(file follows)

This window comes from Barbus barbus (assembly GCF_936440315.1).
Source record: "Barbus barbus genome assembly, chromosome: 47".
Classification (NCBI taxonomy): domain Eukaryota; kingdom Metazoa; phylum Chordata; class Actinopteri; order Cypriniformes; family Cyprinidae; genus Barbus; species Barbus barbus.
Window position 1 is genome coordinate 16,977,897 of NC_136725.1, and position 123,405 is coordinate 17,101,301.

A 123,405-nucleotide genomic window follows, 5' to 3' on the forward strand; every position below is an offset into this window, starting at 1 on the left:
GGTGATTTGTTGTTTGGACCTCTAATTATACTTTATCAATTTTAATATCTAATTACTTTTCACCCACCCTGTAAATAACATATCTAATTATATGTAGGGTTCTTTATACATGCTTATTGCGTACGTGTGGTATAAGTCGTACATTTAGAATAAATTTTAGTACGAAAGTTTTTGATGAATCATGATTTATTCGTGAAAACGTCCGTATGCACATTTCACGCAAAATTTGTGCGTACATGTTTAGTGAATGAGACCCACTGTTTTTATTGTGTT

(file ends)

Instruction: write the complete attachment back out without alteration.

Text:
This window comes from Barbus barbus (assembly GCF_936440315.1).
Source record: "Barbus barbus genome assembly, chromosome: 47".
Classification (NCBI taxonomy): domain Eukaryota; kingdom Metazoa; phylum Chordata; class Actinopteri; order Cypriniformes; family Cyprinidae; genus Barbus; species Barbus barbus.
Window position 1 is genome coordinate 16,977,897 of NC_136725.1, and position 123,405 is coordinate 17,101,301.

A 123,405-nucleotide genomic window follows, 5' to 3' on the forward strand; every position below is an offset into this window, starting at 1 on the left:
GGTGATTTGTTGTTTGGACCTCTAATTATACTTTATCAATTTTAATATCTAATTACTTTTCACCCACCCTGTAAATAACATATCTAATTATATGTAGGGTTCTTTATACATGCTTATTGCGTACGTGTGGTATAAGTCGTACATTTAGAATAAATTTTAGTACGAAAGTTTTTGATGAATCATGATTTATTCGTGAAAACGTCCGTATGCACATTTCACGCAAAATTTGTGCGTACATGTTTAGTGAATGAGACCCACTGTTTTTATTGTGTT